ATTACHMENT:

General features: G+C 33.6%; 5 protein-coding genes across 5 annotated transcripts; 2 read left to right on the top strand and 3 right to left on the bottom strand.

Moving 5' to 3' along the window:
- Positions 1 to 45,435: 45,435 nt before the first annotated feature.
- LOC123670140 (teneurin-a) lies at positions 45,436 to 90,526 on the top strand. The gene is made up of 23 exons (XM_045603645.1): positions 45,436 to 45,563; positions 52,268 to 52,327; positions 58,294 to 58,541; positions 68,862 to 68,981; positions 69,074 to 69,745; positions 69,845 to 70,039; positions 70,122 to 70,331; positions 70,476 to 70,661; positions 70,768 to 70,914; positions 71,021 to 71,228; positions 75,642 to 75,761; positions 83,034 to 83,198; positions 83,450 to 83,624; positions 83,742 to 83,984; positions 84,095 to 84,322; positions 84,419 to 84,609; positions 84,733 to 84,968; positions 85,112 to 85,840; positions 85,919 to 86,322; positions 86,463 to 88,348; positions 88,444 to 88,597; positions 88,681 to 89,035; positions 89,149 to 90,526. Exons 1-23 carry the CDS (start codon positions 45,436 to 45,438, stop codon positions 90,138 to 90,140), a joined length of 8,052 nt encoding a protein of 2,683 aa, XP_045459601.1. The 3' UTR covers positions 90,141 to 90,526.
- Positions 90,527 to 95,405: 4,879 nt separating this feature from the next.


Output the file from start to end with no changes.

General features: G+C 33.6%; 5 protein-coding genes across 5 annotated transcripts; 2 read left to right on the top strand and 3 right to left on the bottom strand.

Moving 5' to 3' along the window:
- Positions 1 to 45,435: 45,435 nt before the first annotated feature.
- LOC123670140 (teneurin-a) lies at positions 45,436 to 90,526 on the top strand. The gene is made up of 23 exons (XM_045603645.1): positions 45,436 to 45,563; positions 52,268 to 52,327; positions 58,294 to 58,541; positions 68,862 to 68,981; positions 69,074 to 69,745; positions 69,845 to 70,039; positions 70,122 to 70,331; positions 70,476 to 70,661; positions 70,768 to 70,914; positions 71,021 to 71,228; positions 75,642 to 75,761; positions 83,034 to 83,198; positions 83,450 to 83,624; positions 83,742 to 83,984; positions 84,095 to 84,322; positions 84,419 to 84,609; positions 84,733 to 84,968; positions 85,112 to 85,840; positions 85,919 to 86,322; positions 86,463 to 88,348; positions 88,444 to 88,597; positions 88,681 to 89,035; positions 89,149 to 90,526. Exons 1-23 carry the CDS (start codon positions 45,436 to 45,438, stop codon positions 90,138 to 90,140), a joined length of 8,052 nt encoding a protein of 2,683 aa, XP_045459601.1. The 3' UTR covers positions 90,141 to 90,526.
- Positions 90,527 to 95,405: 4,879 nt separating this feature from the next.